Will Outsourcers be Driving Growth in Finance in 2018?

Bhupender Singh, CEO of Intelenet Global Services, explores the developments in automation and other technologies for financial services. This year, the pressure is on for banks to keep up with the latest innovations in technology. The Second Payment Services Directive (PSD2), requires banks to have systems to share their customer data with competitors in place, […]

Bhupender Singh, CEO of Intelenet Global Services, explores the developments in automation and other technologies for financial services.

This year, the pressure is on for banks to keep up with the latest innovations in technology. The Second Payment Services Directive (PSD2), requires banks to have systems to share their customer data with competitors in place, and allow third party players to process payments. This comes as part of a wider Open Banking Initiative, to open up the financial services market to competition from innovative challengers and Fintech players.

The General Data Protection Regulation (GDPR) will also require huge technological preparedness as companies put in place new data management programmes to wipe customer data on request and detect data hacks within 72 hours.

So far this has proved difficult. Saturday 13th of January was the original deadline for UK banks to become compliant with PSD2. But five of the UK’s major banks do not have the correct technology in place to be ready in time, and have had to secure an extension from the Competition and Markets Authority (CMA).

And there is pressure coming from competitors, as well as regulators. New challenger banks and Fintechs have been growing in popularity and drawing away customers from traditional banks, service by service, through personalisation and agility.

PSD2 will only increase this challenge, allowing these challengers access to customer data, drawing tech giants such as Amazon and Facebook into play, and facilitating the aggregation of financial data on comparison sites. This will give customers a clear view of where they can get quicker service or make savings with other providers, so traditional banks will be looking to harness the latest technology to keep their services agile, user-friendly and inexpensive.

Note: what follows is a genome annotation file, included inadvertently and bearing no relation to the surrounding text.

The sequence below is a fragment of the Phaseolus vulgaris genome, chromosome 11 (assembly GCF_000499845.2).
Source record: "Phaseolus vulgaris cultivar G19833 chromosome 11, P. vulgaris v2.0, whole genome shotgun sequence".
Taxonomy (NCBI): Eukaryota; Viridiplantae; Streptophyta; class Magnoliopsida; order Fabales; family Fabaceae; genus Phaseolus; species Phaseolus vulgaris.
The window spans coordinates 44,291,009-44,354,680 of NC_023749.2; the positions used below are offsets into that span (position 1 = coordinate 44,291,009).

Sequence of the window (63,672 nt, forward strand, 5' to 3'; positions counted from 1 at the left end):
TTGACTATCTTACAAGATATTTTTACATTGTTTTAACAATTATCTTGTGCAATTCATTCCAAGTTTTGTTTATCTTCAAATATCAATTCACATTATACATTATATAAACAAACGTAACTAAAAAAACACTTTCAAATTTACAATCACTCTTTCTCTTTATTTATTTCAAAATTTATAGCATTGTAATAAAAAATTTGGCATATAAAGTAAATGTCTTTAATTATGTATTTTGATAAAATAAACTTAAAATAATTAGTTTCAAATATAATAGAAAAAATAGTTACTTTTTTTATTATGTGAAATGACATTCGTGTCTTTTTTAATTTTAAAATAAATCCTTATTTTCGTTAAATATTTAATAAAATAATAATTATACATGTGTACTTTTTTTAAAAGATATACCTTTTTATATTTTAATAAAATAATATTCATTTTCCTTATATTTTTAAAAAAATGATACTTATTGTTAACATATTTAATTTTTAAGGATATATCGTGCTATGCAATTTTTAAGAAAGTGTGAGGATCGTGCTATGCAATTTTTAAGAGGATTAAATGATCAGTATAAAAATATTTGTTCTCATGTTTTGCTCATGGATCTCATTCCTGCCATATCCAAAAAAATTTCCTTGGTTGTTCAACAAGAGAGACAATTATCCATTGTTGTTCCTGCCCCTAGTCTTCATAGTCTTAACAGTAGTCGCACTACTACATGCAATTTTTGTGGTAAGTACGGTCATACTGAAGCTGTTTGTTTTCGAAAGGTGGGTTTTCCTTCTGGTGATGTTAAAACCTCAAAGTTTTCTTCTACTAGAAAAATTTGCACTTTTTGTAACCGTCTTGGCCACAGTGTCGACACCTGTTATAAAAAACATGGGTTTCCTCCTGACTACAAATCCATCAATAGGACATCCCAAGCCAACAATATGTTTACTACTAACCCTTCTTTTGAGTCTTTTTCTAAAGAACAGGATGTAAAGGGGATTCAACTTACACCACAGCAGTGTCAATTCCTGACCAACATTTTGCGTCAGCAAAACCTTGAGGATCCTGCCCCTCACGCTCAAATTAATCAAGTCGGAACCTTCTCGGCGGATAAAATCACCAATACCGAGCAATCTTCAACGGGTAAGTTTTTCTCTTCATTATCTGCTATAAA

In response to this, many banks are investing in updating their processes to match the agility and tech capability of their challengers – but they are often hindered in doing this by clunky legacy systems, struggling to patch new technology onto existing infrastructure.

To solve this issue, financial providers are increasingly turning to the help of business process outsourcers. Shifting away from a cost-cutting mentality, BPOs are now driving innovation throughout the finance industry. In fact, the market for outsourcing in Banking and Financial Services is estimated to grow at a rate of 6.79 per cent annually until 2020, when it is forecast to be worth $4.9bn.

Outsourcers are leading the way by bringing innovation into banking processes to drive technology adoption. On a macro level, by migrating data to the cloud and using automation to create a connected financial data ecosystem, outsourcers can help generate a holistic overview of areas of performance. This makes data management simpler, so that GDPR compliance is easier. It also allows for more informed decision-making. Personnel can see the whole picture and draw further insight on decisions. This means that additional tools such as predictive analytics can drive businesses to focus on their growth and financial success.

As financial services providers face increasing competition from the agile service of challenger banks and Fintechs, the pressure is on to speed up and improve service. Automation allows traditional banks to compete on a granular level by improving the quality of each service. One example is the developments in mortgage approvals. Once requiring complicated systems of referral and human judgement, this administrative process can be thoroughly automated, linked up with the relevant data to radically reduce waiting time for the customer. With the help of an outsourcer, one leading UK bank was able to cut down approval times from 11 days to a matter of 48 hours.

New competitors have also been attracting traditional banks’ customers by offering an increasingly personalised service. But using outsourcers, banks can optimise the reach of their in-person service – an advantage against new, smaller challengers. Many are making use of voice-recognition software that recognises a specific customer, matching this to their personal data and, using AI programmes that make conclusions about the likely subject of their call, automatically forwards calls to the best place. This reduces the friction customers face when being passed manually between departments and points of contact.

As this reduces the need for a human operative to redirect calls, this instead enables staff to refocus their energies on more sophisticated customer service requests, managing relationships with consumers to promote business growth in an interpersonal way, to keep up with new competition.

Driven by outsourcers, automation tools are allowing finance teams to cut down the time taken to process complex transactions and administrative tasks. By streamlining front-end and back-end processes with these kinds of programmes, outsourcers are helping traditional banks and finance teams not only to save money, but to radically drive innovation, to compete for customers, comply with regulation, and offer an increasingly rapid and modern offering to their customers.

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